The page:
Citing Recession, City Pulls Plug on 'Brand Atlanta' Marketing Campaign

Blaming the economy's effect on its finances, the City of Atlanta has suspended public funding for Brand Atlanta, its three-year old marketing initiative, Atlanta Mayor Shirley Franklin announced this week.

The city launched Brand Atlanta in 2005 in order to promote tourism to and within the Atlanta area. Since then it's spent $8 million on destination marketing, according to the Atlanta Business Chronicle, which reported Monday that although it will do so without permanent staff—it's now being run by staff that's on loan from the Atlanta Development Authority—Brand Atlanta will, in fact, continue operating.

"We think we've had a good start and need to continue," Franklin said at a news conference, according to the Chronicle. "We think by being creative with their partners, we might find other ways [to finance the campaign] that are not as cash dependent."

Franklin said that marketing is key for Atlanta, which relies heavily as a city on tax revenues from visitors and tourists. Still, because the city lacks funds, she indicated that the campaign must turn to the private sector for assistance.

According to Atlanta Development Authority President Peggy McCormick, chair of the Brand Atlanta board, it has already done exactly that by licensing its brand to retailers at Hartsfield-Jackson Atlanta International Airport, who plan to open two stores there featuring Atlanta-brand merchandise.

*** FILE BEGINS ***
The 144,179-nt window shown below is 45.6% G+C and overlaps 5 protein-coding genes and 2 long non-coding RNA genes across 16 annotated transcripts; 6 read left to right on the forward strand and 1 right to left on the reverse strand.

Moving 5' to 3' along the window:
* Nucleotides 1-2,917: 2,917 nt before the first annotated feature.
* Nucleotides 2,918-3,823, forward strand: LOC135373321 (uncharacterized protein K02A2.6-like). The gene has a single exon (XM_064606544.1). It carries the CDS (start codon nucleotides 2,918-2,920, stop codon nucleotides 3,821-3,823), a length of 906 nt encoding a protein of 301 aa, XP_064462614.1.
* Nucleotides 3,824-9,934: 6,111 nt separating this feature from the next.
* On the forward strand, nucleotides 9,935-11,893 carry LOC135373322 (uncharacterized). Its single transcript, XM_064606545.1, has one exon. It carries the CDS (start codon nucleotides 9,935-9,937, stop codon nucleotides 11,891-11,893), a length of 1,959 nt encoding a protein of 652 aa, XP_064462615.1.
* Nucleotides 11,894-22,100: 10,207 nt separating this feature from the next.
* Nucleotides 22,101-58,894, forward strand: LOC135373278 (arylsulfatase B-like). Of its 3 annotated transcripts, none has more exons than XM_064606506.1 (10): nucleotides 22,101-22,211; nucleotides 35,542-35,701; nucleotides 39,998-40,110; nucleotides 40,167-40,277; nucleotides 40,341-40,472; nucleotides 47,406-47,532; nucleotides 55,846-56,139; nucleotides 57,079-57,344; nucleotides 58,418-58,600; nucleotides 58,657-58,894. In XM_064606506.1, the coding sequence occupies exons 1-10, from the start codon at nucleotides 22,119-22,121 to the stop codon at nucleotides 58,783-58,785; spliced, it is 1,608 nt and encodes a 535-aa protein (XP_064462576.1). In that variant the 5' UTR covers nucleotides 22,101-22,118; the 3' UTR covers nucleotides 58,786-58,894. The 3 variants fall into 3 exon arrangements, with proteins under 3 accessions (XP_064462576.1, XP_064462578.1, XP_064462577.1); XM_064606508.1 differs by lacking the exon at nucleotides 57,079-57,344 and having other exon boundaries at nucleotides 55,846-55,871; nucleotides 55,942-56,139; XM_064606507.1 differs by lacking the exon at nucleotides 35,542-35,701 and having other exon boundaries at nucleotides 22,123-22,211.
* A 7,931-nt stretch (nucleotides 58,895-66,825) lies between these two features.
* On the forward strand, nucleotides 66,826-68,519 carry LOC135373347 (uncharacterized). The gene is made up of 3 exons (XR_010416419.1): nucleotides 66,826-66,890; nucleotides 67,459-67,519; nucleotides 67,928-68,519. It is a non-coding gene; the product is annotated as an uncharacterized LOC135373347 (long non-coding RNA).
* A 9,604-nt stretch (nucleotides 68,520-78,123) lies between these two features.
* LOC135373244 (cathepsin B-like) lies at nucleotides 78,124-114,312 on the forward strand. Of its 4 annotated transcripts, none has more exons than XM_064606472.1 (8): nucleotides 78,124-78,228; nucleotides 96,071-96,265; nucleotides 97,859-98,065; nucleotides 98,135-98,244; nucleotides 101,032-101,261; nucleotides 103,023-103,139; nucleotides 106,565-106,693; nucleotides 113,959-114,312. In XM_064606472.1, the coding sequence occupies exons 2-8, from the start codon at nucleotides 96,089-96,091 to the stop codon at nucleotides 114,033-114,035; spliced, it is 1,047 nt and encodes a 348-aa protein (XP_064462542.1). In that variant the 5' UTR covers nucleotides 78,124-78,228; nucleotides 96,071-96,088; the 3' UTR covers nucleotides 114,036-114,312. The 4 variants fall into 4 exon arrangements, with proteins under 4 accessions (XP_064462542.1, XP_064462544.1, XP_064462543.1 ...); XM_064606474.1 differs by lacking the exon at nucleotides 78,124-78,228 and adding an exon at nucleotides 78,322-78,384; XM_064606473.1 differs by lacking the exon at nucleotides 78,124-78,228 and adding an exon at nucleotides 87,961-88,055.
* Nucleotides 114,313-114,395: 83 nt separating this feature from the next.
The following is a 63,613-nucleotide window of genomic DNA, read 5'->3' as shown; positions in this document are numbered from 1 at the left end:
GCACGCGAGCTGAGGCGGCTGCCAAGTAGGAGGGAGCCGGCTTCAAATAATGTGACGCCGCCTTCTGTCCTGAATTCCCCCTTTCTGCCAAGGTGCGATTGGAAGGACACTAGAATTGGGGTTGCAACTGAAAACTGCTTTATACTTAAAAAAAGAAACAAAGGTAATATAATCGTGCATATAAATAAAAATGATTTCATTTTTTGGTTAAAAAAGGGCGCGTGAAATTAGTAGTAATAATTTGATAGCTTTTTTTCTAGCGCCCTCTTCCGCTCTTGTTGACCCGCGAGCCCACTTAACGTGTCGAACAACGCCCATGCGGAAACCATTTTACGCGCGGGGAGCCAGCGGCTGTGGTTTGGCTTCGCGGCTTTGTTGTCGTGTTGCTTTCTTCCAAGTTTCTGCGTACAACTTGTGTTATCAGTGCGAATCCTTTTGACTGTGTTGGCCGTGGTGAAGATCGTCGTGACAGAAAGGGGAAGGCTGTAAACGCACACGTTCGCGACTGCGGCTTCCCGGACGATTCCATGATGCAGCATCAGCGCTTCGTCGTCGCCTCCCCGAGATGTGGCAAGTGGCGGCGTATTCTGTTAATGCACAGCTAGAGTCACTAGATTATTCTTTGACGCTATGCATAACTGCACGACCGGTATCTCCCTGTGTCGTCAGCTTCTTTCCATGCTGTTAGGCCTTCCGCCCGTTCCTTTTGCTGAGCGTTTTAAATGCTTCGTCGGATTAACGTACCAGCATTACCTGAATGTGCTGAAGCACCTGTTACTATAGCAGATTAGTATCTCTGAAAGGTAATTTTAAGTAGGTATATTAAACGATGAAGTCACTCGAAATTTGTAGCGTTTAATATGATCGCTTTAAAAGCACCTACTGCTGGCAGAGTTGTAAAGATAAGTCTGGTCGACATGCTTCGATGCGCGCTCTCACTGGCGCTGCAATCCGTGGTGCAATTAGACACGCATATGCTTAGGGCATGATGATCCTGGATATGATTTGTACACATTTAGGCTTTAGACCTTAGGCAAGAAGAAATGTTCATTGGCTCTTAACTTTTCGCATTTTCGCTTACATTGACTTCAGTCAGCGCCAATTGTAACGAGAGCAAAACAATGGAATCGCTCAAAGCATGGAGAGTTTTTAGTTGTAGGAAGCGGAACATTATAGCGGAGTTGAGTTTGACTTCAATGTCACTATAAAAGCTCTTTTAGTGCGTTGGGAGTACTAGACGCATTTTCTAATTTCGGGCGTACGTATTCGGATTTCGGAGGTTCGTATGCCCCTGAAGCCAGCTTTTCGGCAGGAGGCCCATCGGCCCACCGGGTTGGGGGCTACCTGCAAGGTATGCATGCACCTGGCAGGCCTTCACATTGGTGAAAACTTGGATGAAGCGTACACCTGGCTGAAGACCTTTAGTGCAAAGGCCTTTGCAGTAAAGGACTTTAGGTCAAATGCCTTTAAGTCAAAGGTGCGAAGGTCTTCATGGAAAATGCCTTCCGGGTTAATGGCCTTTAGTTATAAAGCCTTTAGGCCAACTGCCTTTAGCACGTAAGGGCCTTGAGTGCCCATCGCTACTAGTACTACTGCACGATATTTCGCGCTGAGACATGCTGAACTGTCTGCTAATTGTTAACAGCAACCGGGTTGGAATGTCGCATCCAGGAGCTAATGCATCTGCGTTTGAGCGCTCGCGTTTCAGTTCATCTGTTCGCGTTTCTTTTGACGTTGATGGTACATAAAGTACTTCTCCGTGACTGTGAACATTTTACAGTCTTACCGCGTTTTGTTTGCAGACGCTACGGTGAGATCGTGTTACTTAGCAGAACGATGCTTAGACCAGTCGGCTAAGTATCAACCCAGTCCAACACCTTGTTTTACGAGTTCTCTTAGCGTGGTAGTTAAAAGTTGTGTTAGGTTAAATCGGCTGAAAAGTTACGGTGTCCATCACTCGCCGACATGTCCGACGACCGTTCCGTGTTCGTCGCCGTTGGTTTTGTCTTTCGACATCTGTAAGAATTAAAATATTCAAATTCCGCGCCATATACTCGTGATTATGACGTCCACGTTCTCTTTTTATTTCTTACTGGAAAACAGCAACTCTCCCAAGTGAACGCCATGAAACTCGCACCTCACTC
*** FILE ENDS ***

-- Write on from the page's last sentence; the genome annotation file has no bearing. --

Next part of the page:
Although the campaign has had its setbacks—its original slogan, "Every day is an opening day," failed to produce results, prompting the campaign to adopt a new one, "City lights, Southern nights"—McCormick pointed out that Atlanta's share in the top 25 U.S. travel markets has increased from 5.8 percent in 2004 to 6 percent in 2006, and that the city has risen from 18th place to 12th place in a ranking of top destinations by meeting planners. In order to improve its rankings further, the campaign launched marketing last month in Birmingham, Ala.; Chattanooga, Tenn.; Greenville, S.C.; and Savannah—four markets in which it hopes to appeal to budget-conscious travelers, for whom Atlanta is a drive-to destination.

"I have come to learn that branding is a long-term process," Franklin said, according to the Chronicle. "It requires years of consistent and persistent investment for the brand to take shape."